Everyone that has viewed my setup has left my home with their jaws wide open.
I used Toy Story 2 to demo, along with Matrix 2 trailer, encoded at various HD resolutions.
I've watched Christmas Vacation and Caddyshack and would rate the results as 8 (both were full screen versions, so I had to zoom via the DVD player) - The Sammy does a wonderfull job of removing noise and smoothing.
TS2, Top Gun, and Matrix would rate 12 out of 10. I have nothing bad to report and can honesly say that my expectations have been exceeded greatly!
I too have the Studio Experience 20HD/clone of the Sanyon PLV-70.
I echo JimmyR's sentiments.
This is what I posted elsewhere as to performance:
How did it look? Best looking DVD image I can imagine (certainly the best DVD image I've ever seen), looked better than DVD, but that's what it was. Watched VE to calibrate before watching (easiest brightness and contrast calibration I've ever done) though brightness was much lower than usual (24 when default is 32) and contrast was much much much higher than usual (47 when default is 32). Then watched the VE video montage several times. Sure, it looked better than ever before. But then watched superbit 5th Element and Air Force One. Those looked to be 80% of the best HD, and better than a whole lot of HD. So what does that mean. It means it looked HD. Switched back and forth with same disc to RP-91. Substantial loss of detail and color was the most obvious difference. I jacked up the color and sharpness. That recovered some of the punch, but of course sharpness just creates more noise. It was a poor substitute. This is the next level. If this is what HTPC guys have been watching for years, then I apologize for being so lazy as to avoid that. It really is a big difference. Really.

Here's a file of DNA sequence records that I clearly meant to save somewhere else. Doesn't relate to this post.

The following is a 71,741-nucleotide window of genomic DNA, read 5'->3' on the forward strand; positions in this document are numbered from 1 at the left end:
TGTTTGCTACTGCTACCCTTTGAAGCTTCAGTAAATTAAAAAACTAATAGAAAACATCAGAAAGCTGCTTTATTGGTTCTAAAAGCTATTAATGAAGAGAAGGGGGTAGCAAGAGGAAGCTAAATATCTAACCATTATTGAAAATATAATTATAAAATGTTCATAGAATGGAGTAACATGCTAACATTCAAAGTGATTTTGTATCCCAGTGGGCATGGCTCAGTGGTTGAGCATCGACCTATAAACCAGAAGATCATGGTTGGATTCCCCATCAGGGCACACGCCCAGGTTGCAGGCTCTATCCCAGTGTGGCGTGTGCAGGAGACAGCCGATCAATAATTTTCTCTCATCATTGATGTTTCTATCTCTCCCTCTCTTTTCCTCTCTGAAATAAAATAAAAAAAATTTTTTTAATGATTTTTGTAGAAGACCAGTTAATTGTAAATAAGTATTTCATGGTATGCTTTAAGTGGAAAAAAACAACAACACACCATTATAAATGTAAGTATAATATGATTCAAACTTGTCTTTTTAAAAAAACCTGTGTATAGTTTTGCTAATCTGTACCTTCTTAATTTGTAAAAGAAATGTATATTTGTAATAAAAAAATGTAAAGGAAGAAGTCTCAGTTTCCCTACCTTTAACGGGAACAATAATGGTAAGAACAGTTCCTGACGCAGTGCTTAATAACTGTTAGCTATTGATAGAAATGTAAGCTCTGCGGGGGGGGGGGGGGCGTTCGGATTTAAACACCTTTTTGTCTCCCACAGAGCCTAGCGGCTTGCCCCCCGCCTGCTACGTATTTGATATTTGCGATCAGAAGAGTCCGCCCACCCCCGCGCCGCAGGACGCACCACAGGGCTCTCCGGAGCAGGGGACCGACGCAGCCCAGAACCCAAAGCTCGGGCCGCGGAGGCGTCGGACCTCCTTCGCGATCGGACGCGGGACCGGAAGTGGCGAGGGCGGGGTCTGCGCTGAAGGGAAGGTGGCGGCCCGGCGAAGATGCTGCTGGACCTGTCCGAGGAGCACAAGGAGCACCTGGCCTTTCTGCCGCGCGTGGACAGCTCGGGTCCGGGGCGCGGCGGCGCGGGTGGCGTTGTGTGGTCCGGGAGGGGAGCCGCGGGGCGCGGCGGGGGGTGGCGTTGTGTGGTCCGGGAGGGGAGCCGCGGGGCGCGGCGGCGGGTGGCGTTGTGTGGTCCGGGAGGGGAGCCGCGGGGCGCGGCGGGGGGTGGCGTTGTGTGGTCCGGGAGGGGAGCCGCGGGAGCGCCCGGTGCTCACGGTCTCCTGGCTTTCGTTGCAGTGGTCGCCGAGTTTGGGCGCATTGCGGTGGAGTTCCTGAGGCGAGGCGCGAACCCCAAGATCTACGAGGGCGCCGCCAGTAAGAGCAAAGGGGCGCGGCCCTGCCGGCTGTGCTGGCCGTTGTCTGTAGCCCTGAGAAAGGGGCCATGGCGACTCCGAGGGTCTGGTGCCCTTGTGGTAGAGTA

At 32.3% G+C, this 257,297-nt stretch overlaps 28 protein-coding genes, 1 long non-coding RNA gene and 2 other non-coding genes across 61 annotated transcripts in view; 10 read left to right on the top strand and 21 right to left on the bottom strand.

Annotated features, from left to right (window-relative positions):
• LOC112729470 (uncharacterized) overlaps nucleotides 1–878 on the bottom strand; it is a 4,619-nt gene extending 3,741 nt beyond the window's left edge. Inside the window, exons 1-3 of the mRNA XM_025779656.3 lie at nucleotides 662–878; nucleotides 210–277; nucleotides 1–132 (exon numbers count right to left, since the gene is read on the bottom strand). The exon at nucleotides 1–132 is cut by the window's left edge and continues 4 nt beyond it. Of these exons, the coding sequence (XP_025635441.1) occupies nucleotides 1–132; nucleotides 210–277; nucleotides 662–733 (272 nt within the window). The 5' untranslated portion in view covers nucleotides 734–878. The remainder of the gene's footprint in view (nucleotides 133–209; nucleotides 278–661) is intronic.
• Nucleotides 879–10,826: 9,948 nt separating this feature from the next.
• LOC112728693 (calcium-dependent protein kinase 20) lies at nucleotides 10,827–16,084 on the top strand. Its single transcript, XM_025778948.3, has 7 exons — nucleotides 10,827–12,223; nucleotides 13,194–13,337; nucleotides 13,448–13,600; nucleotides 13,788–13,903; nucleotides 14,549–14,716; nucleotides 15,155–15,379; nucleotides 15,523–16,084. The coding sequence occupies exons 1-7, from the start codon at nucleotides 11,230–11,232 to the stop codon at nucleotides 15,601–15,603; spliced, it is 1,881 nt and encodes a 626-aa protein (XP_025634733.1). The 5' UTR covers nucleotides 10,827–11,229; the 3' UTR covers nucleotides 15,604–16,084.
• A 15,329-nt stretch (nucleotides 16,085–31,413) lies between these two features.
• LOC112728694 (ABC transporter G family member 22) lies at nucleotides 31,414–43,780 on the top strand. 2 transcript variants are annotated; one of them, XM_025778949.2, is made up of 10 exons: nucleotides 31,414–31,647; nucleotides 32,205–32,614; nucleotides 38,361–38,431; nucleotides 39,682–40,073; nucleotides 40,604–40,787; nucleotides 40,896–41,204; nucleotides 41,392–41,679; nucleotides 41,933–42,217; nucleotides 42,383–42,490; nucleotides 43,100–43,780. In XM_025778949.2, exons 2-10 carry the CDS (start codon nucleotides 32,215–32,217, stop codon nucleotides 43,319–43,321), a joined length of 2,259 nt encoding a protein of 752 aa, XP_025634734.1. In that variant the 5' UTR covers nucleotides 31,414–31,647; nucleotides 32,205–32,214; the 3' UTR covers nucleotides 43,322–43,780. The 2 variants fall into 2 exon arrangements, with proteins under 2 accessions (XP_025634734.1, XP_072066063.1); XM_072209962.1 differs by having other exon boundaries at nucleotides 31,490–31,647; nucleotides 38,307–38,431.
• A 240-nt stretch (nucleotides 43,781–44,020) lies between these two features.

The D1 feeds my Toshiba 57HLX82 at all of the output formats. The picture is very good at 720p and 1080i. I left the player at 1080i and just let the TV do the work to make it 1080p since that is what the TV converts everything to.
A forum community dedicated to home theater owners and enthusiasts. Come join the discussion about home audio/video, TVs, projectors, screens, receivers, speakers, projects, DIY’s, product reviews, accessories, classifieds, and more!